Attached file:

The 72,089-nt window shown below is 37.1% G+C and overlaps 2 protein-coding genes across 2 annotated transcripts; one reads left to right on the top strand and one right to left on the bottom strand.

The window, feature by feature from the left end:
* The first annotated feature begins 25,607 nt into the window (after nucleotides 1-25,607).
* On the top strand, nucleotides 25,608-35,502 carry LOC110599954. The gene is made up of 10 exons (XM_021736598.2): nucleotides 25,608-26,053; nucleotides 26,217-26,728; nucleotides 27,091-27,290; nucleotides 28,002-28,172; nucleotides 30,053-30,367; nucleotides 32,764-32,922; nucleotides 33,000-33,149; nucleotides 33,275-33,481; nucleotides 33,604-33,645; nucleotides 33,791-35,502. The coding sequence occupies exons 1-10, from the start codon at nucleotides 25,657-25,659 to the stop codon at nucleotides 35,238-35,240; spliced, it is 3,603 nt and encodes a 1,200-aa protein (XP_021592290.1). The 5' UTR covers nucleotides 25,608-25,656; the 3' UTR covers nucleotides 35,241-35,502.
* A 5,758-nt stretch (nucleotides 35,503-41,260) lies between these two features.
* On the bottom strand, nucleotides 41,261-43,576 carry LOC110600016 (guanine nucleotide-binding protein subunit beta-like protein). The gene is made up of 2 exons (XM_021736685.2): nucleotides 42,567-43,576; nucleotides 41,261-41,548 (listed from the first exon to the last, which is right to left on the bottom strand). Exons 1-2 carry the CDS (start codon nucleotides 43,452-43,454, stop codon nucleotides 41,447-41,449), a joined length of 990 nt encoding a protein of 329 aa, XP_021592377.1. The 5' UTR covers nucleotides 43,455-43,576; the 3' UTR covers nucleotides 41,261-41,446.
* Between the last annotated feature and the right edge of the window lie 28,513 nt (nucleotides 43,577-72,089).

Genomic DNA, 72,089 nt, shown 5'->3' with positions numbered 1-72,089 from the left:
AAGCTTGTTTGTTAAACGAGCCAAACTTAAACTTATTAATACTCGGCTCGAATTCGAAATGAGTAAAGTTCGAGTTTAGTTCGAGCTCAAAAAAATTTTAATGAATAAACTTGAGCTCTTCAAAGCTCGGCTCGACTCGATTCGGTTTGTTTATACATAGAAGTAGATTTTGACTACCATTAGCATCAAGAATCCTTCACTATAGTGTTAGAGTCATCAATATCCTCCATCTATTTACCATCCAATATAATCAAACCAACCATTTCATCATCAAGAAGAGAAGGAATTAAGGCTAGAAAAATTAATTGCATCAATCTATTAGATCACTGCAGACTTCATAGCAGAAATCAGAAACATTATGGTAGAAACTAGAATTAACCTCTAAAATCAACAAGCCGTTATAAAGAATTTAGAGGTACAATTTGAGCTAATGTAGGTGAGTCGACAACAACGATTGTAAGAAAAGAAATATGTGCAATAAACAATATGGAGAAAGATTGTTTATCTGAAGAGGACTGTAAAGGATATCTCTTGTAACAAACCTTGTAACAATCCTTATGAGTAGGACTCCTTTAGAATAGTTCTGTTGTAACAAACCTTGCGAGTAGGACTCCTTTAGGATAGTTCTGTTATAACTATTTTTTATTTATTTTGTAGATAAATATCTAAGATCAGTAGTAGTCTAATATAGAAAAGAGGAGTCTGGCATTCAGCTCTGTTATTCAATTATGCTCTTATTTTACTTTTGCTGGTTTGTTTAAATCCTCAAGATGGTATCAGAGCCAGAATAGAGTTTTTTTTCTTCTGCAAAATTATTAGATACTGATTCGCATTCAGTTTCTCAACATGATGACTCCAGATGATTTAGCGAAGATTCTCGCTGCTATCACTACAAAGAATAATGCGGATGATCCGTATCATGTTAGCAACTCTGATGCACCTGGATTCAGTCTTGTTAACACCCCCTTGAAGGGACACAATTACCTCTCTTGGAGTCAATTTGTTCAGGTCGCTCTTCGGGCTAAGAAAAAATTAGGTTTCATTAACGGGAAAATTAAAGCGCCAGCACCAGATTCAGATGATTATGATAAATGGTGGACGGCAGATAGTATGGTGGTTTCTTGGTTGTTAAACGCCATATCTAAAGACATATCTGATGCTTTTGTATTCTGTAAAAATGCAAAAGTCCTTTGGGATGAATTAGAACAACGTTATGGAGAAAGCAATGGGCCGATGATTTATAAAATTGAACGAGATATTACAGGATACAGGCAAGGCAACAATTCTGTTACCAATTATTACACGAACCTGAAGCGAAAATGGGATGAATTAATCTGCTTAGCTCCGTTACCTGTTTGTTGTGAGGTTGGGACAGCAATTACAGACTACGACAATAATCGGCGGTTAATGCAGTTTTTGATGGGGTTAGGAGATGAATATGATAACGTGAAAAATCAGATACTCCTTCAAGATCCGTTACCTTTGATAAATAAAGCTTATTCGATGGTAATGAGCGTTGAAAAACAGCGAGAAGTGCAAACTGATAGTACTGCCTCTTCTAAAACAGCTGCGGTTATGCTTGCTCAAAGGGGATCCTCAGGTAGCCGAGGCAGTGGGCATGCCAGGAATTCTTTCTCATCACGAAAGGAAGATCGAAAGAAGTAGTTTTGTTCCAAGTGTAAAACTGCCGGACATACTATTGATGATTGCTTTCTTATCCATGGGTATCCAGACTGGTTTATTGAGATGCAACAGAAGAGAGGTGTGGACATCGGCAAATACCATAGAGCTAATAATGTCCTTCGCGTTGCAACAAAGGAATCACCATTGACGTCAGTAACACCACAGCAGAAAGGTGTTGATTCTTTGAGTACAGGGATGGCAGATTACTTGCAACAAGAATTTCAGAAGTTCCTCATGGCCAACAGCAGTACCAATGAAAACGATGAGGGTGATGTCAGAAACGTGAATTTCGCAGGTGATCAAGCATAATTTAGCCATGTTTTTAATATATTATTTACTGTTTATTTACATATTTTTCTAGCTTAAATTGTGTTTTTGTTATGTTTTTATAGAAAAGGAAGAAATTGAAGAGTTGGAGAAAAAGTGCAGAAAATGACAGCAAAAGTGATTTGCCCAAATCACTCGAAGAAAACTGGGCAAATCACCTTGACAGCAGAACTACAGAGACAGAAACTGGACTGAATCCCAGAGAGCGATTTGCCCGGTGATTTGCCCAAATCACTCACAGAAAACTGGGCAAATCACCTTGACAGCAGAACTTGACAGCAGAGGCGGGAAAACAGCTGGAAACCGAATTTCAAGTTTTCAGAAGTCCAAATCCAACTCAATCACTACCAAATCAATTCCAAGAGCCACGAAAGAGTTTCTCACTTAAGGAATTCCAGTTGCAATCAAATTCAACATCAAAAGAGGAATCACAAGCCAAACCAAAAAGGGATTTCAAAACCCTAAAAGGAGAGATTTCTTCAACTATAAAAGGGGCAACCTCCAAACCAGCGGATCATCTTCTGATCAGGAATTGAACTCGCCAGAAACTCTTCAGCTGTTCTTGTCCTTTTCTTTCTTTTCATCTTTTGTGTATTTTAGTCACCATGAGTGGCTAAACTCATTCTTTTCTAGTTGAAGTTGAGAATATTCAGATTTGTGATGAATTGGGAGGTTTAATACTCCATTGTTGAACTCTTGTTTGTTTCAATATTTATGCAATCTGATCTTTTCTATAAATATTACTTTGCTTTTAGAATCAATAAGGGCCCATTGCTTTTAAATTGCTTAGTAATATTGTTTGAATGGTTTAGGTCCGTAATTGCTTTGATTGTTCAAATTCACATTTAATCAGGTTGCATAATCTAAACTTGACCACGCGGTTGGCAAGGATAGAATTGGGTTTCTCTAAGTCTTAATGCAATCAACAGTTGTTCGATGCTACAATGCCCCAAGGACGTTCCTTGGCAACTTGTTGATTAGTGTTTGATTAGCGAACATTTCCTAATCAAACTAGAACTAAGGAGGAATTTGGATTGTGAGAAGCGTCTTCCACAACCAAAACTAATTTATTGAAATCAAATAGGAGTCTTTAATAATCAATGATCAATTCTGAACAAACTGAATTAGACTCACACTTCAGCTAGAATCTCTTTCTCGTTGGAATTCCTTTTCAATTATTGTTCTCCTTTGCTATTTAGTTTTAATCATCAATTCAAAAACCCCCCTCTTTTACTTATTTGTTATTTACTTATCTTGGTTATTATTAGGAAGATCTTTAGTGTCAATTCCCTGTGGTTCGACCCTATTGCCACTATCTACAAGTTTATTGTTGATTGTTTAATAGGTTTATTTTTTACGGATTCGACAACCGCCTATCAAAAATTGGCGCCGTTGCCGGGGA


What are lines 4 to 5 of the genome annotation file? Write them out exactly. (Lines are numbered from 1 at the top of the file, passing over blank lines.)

* On the top strand, nucleotides 25,608-35,502 carry LOC110599954. The gene is made up of 10 exons (XM_021736598.2): nucleotides 25,608-26,053; nucleotides 26,217-26,728; nucleotides 27,091-27,290; nucleotides 28,002-28,172; nucleotides 30,053-30,367; nucleotides 32,764-32,922; nucleotides 33,000-33,149; nucleotides 33,275-33,481; nucleotides 33,604-33,645; nucleotides 33,791-35,502. The coding sequence occupies exons 1-10, from the start codon at nucleotides 25,657-25,659 to the stop codon at nucleotides 35,238-35,240; spliced, it is 3,603 nt and encodes a 1,200-aa protein (XP_021592290.1). The 5' UTR covers nucleotides 25,608-25,656; the 3' UTR covers nucleotides 35,241-35,502.
* A 5,758-nt stretch (nucleotides 35,503-41,260) lies between these two features.